UNFPA Representative in Sri Lanka Ritsu Nacken (left) with High Commissioner of Canada to Sri Lanka David McKinnon
High Commissioner of Canada to Sri Lanka David McKinnon, and United Nations Population Fund (UNFPA) Sri Lanka Representative Ritsu Nacken yesterday signed a grant agreement of CDN$ 400,000 to ensure that vulnerable women and girls have access to vital services related to gender-based violence and sexual and reproductive health during the pandemic.
Initiated in consultation with the Ministry of Health and the Ministry of Women and Child Affairs and Social Security, this new funding will enhance the capacity of hospital care centres to support survivors of domestic violence, undertake a media campaign to combat gender-based violence, procure medical equipment for maternal health, and conduct an analysis on socio-economic impact of the pandemic on women and girls.
Speaking on behalf of the Canadian Government, McKinnon stated: “A sad dimension of the pandemic is that the hardships of lockdown and economic pressures are often compounded by increased violence against women and children. Through UNFPA, we are pleased to assist the Government of Sri Lanka in providing stronger support to these victims.”
Nacken said: “In the COVID-19 response, we must recognise women and men often have different needs and priorities. UNFPA continues to support the most vulnerable women and girls, whose protection and health needs must be at the centre of response efforts.”
The pandemic has exacerbated existing inequalities for women and girls across every sphere in Sri Lanka. It has severely disrupted access to life-saving sexual and reproductive health services and hampered authorities’ ability to respond to gender-based violence, at a time when women and girls need these services most. The principle of ‘Leaving no one behind’ underpinning the 2030 Agenda for Sustainable Development is more relevant than ever.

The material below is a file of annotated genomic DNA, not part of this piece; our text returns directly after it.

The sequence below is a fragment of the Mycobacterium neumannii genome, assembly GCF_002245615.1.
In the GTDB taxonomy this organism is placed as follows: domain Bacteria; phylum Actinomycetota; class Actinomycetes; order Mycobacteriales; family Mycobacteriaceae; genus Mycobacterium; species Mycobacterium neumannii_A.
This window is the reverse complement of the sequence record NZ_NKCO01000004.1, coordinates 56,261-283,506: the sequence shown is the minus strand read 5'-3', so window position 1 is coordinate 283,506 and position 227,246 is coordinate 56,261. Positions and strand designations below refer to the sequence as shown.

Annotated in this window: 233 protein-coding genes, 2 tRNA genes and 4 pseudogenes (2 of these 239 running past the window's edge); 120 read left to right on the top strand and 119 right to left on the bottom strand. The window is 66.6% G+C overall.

As the lead UN Agency in advocating for universal sexual and reproductive health and prevention and response to sexual and gender-based violence, UNFPA works to achieve three transformative results: zero preventable maternal deaths, zero unmet need for family planning, and zero gender-based violence and harmful practices against women and girls by 2030. UNFPA has been working with its partners to accelerate this effort during the pandemic.
The present grant builds on existing Canadian support to UNFPA in Sri Lanka to end gender-based violence, in line with Canada’s Feminist International Assistance Policy.